10 Famous Ancient Egyptian Leaders

When researching a civilization as powerful as ancient Egypt, it’s often not enough to look at the impact they had on modern culture and how they grew into an old world superpower. There are so many notable individuals surrounding ancient Egypt that it acts as a rabbit hole for even the most passionate history buffs.

If you’re looking for an easy-to-understand guide concerning famous ancient Egyptian leaders, you’ve come to the right place. The information below lists not only the leader, but their contribution to their society. They say history is boring, but how can it be boring when it’s filled with so many epic tales? In this case we’re going to go from the most recent ancient Egyptian leader, pushing further into history as we go.

Cleopatra VII (51-30 BC)

Arguably one of the most popular of the ancient Egyptian pharaohs, Cleopatra VII was also the very last pharaoh before Egypt was merged with the Roman empire. The tragic thing about Cleopatra VII was that she was an exceptional leader for her time. The only issue was that she chose the wrong side in the middle of a clash between Roman leaders. Her choice of Mark Anthony over his rival Octavian seemed like a good idea on paper, but they underestimated the guile and battle prowess of the younger leader.

With the death of Cleopatra, the reign of Egyptian pharaohs ended. Cleopatra was quite skilled in the art of politics, and knew how to get her way. She was intelligent and ambitious. While it seems like such a sobering moment to use at the beginning of the list, there are many more ancient Egyptian leaders to go.

Xerxes I

Xerxes I was a king of Persia, and he ruled Egypt as a pharaoh in absentia when the Persians managed to conquer Egypt around 525 BC. You’ve probably already seen some iterations of Xerxes I in popular media, namely his character in the film ‘The 300.’ The reason why modern iterations don’t look too kindly on Xerxes was because of his disregard for Egyptian traditions. In terms of ancient Egyptian dynasties, the reign of Xerxes I would have been around the 27th Dynasty of Egyptian rulers.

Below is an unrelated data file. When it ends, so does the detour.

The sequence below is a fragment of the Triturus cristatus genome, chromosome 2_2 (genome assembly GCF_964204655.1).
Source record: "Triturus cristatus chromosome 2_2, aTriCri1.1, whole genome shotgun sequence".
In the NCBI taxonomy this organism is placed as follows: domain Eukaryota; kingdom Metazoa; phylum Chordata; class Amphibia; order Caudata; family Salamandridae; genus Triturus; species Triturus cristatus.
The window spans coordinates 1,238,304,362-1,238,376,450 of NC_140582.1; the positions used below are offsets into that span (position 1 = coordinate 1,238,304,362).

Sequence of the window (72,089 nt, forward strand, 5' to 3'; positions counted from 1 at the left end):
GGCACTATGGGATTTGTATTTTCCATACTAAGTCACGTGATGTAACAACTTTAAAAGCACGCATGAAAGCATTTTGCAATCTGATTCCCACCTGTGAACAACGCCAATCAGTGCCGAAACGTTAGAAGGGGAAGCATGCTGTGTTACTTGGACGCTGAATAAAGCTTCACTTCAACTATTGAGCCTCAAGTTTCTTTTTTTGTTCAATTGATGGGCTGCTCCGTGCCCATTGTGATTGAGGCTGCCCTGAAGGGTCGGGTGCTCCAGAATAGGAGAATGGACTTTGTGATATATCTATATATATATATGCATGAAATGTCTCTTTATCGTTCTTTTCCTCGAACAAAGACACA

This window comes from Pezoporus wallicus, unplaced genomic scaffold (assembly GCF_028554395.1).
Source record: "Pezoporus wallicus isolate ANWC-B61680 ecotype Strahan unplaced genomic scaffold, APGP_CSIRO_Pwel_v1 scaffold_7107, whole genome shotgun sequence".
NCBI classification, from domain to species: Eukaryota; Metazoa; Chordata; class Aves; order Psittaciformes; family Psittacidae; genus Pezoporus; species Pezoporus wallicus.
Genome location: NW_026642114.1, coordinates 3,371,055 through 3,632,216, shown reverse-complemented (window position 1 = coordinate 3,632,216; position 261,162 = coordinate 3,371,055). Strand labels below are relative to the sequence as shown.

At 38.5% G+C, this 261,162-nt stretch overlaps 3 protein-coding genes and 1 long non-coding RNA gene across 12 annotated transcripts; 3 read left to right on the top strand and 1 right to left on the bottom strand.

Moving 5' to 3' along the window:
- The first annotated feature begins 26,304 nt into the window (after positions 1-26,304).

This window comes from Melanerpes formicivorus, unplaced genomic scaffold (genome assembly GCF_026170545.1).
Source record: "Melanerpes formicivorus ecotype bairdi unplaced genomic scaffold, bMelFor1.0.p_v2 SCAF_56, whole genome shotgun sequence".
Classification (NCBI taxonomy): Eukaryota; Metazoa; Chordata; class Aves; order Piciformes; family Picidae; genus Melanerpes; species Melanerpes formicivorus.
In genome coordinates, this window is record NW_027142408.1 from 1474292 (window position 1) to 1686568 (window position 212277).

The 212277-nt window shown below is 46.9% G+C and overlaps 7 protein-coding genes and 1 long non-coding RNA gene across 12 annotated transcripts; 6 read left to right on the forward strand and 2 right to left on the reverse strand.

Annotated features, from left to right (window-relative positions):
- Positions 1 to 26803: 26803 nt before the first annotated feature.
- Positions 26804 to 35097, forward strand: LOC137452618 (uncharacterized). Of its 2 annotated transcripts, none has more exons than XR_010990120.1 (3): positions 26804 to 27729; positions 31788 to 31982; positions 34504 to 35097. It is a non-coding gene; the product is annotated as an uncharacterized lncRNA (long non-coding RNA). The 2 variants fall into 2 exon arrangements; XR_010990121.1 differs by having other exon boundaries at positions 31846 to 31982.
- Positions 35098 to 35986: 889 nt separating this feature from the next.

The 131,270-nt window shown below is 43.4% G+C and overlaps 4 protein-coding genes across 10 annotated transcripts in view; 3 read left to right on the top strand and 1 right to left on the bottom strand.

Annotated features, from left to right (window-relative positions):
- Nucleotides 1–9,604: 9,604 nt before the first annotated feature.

Eventually, the Persians would be defeated by the Greeks through Alexander the Great, who the ancient Egyptians welcomed with open arms. Unlike the Persian king, Alexander was much more respectful of local traditions, though it would be his death that started the downfall of ancient Egypt.

Ramses II

Ramses II, to put things into perspective, fathered 96 children, and had a long and prosperous rule, lasting 67 years. When you compare that to the previous two on the list, it showcases just how much of an important figure Ramses II was. Of the rulers of the 19th Dynasty, Ramses II was known as the greatest, and was also known to be the last great ruler of ancient Egypt.

However, if there was one thing that acted as something of a dark spot in the rule of Ramses II, it would be his ego and ostentatiousness. Like most pharaoh, Ramses II was seen as a god, and that’s precisely how he saw himself. At the time of his death, it was said that the treasury of ancient Egyptian royalty was almost cleaned out.


Tutankhamun—the boy king—is next on the list of famous ancient Egyptian leaders. He ascended to the throne when he was only 9 or 10 years old. King Tut, as he’s known in popular media, is undoubtedly the most famous of ancient Egyptian rulers. However, the reason for that wasn’t necessarily due to his accomplishments.

In fact, the boy king didn’t last very long in the throne. King Tut lost his life when he was 20, a relatively short reign that saw him turn the turbulent monotheistic religion back to the polytheistic pantheon the ancient Egyptians were known for. The reason for his popularity comes from the fact that the discovery of his tomb was considered one of the most important archaeological discoveries in history. The boy king might not have had a very long reign, but he still enjoys plenty of popularity today.


As stated above, the rule of Tutankhamen brought back the polytheistic religion of ancient Egypt. However, before king Tut came the person responsible for the change—Akhenaten. Akhenaten was named Amenhotep IV, but switched based on his radical monotheistic beliefs. Being the pharaoh at the time, his rule was absolute, and Akhenaten devoted himself to Aten, the Sun God. Akhenaten’s name is translated to ‘he who serves Aten.’